To maximally improve power, both the force and velocity components must be trained (2,17,18,26). A program combining high force and high velocity training results in greater improvements in the generation of force at high velocities. This combination of high force and high power training appears to result in adaptation occurring during the most critical portion of the force-velocity curve and thus has a greater impact on improving athletic performance (26). As movement speed increases, less force production is possible (16). However, with high force and high power training (as occurs in weightlifting), the ability to generate force at high velocities is enhanced, increasing power capability (9,26), which is advantageous in terms of improving athletic performance.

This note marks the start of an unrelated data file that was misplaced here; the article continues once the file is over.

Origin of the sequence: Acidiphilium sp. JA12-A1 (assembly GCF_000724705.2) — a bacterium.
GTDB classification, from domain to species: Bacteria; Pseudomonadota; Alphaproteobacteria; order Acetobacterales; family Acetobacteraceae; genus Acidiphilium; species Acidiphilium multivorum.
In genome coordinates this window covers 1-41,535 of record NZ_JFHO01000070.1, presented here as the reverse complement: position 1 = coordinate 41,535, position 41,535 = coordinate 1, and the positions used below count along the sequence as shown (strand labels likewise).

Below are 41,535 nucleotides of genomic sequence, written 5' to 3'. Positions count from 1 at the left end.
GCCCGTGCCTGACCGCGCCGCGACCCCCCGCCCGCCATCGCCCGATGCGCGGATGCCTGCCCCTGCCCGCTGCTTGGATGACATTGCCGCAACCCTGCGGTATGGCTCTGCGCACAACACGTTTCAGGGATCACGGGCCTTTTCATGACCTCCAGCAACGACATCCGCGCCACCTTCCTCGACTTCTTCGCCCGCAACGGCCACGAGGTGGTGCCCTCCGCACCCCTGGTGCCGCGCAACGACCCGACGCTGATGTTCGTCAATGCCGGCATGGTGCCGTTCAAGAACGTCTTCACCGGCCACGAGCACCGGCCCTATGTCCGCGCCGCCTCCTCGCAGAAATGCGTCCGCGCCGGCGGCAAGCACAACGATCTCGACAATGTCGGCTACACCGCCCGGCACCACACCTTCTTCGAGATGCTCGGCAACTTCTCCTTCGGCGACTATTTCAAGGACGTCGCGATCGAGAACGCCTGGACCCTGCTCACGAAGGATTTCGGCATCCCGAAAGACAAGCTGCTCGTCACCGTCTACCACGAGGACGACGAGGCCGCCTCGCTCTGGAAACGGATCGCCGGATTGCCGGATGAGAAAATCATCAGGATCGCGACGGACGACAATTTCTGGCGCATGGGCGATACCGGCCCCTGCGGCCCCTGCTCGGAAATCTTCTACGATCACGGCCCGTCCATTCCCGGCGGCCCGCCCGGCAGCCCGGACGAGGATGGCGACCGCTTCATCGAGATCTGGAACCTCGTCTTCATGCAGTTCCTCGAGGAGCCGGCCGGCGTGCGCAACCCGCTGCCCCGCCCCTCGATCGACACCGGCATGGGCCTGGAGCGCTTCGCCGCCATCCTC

As a result, it may be advantageous to develop resistance-training programs that increase both strength and power (19). However, dispute continues as to what combination of loading, movement velocities, power outputs, and exercises should be included in resistance training programs to optimize the development of muscle power and physical performance (22).

According to Hoffman et al. (18), studies have reported that combining high force and high velocity may be more effective than training programs that emphasize high force or high velocity training (18). Training programs emphasizing high-force, slow velocity training (i.e., powerlifting) appear to improve force at the high force end of the force-velocity curve, whereas high power or high velocity training appears to emphasize greater improvements of force at the high velocity end of the spectrum (18). Some evidence exists that suggests if the exercise is performed with the intent to accelerate the resistance as quickly as possible, even if the actual movement speed is slow, that increases in high speed strength (power) will occur (22).